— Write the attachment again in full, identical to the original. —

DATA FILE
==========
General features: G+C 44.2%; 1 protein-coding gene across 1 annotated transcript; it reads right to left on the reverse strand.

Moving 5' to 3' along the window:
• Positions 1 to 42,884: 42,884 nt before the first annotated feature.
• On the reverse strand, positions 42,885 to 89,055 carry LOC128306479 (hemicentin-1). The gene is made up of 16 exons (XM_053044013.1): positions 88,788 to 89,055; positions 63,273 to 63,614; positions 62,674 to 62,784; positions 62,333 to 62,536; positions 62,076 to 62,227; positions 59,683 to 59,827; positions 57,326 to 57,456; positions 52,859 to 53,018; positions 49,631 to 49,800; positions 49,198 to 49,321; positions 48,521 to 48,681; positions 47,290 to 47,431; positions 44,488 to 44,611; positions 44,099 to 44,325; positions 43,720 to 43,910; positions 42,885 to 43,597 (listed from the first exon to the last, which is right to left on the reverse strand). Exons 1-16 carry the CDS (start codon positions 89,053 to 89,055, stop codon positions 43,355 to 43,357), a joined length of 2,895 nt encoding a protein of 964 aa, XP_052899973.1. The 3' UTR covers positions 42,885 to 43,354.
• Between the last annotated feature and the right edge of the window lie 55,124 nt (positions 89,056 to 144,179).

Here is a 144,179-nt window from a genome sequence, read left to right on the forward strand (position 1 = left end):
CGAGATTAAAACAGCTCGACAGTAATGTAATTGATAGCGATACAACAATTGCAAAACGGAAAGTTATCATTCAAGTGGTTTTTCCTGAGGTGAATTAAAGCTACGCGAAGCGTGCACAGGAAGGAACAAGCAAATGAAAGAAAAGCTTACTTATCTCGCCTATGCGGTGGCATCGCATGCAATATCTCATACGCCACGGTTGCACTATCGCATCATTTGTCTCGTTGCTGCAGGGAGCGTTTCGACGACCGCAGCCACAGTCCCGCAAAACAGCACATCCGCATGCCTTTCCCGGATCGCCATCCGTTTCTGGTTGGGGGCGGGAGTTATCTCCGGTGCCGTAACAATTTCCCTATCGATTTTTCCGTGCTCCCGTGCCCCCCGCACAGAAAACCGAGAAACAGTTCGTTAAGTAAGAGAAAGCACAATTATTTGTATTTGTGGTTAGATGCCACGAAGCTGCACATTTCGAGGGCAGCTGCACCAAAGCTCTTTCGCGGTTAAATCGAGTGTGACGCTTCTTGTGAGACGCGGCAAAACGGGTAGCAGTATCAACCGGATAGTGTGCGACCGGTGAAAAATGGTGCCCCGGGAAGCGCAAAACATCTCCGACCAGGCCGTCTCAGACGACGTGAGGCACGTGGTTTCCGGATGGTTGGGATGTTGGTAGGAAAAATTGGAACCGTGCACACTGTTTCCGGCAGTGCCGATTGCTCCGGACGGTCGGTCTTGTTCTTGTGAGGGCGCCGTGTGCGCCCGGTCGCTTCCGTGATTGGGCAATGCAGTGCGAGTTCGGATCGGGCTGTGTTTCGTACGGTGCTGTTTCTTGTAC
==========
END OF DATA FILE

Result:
General features: G+C 44.2%; 1 protein-coding gene across 1 annotated transcript; it reads right to left on the reverse strand.

Moving 5' to 3' along the window:
• Positions 1 to 42,884: 42,884 nt before the first annotated feature.
• On the reverse strand, positions 42,885 to 89,055 carry LOC128306479 (hemicentin-1). The gene is made up of 16 exons (XM_053044013.1): positions 88,788 to 89,055; positions 63,273 to 63,614; positions 62,674 to 62,784; positions 62,333 to 62,536; positions 62,076 to 62,227; positions 59,683 to 59,827; positions 57,326 to 57,456; positions 52,859 to 53,018; positions 49,631 to 49,800; positions 49,198 to 49,321; positions 48,521 to 48,681; positions 47,290 to 47,431; positions 44,488 to 44,611; positions 44,099 to 44,325; positions 43,720 to 43,910; positions 42,885 to 43,597 (listed from the first exon to the last, which is right to left on the reverse strand). Exons 1-16 carry the CDS (start codon positions 89,053 to 89,055, stop codon positions 43,355 to 43,357), a joined length of 2,895 nt encoding a protein of 964 aa, XP_052899973.1. The 3' UTR covers positions 42,885 to 43,354.
• Between the last annotated feature and the right edge of the window lie 55,124 nt (positions 89,056 to 144,179).

Here is a 144,179-nt window from a genome sequence, read left to right on the forward strand (position 1 = left end):
CGAGATTAAAACAGCTCGACAGTAATGTAATTGATAGCGATACAACAATTGCAAAACGGAAAGTTATCATTCAAGTGGTTTTTCCTGAGGTGAATTAAAGCTACGCGAAGCGTGCACAGGAAGGAACAAGCAAATGAAAGAAAAGCTTACTTATCTCGCCTATGCGGTGGCATCGCATGCAATATCTCATACGCCACGGTTGCACTATCGCATCATTTGTCTCGTTGCTGCAGGGAGCGTTTCGACGACCGCAGCCACAGTCCCGCAAAACAGCACATCCGCATGCCTTTCCCGGATCGCCATCCGTTTCTGGTTGGGGGCGGGAGTTATCTCCGGTGCCGTAACAATTTCCCTATCGATTTTTCCGTGCTCCCGTGCCCCCCGCACAGAAAACCGAGAAACAGTTCGTTAAGTAAGAGAAAGCACAATTATTTGTATTTGTGGTTAGATGCCACGAAGCTGCACATTTCGAGGGCAGCTGCACCAAAGCTCTTTCGCGGTTAAATCGAGTGTGACGCTTCTTGTGAGACGCGGCAAAACGGGTAGCAGTATCAACCGGATAGTGTGCGACCGGTGAAAAATGGTGCCCCGGGAAGCGCAAAACATCTCCGACCAGGCCGTCTCAGACGACGTGAGGCACGTGGTTTCCGGATGGTTGGGATGTTGGTAGGAAAAATTGGAACCGTGCACACTGTTTCCGGCAGTGCCGATTGCTCCGGACGGTCGGTCTTGTTCTTGTGAGGGCGCCGTGTGCGCCCGGTCGCTTCCGTGATTGGGCAATGCAGTGCGAGTTCGGATCGGGCTGTGTTTCGTACGGTGCTGTTTCTTGTAC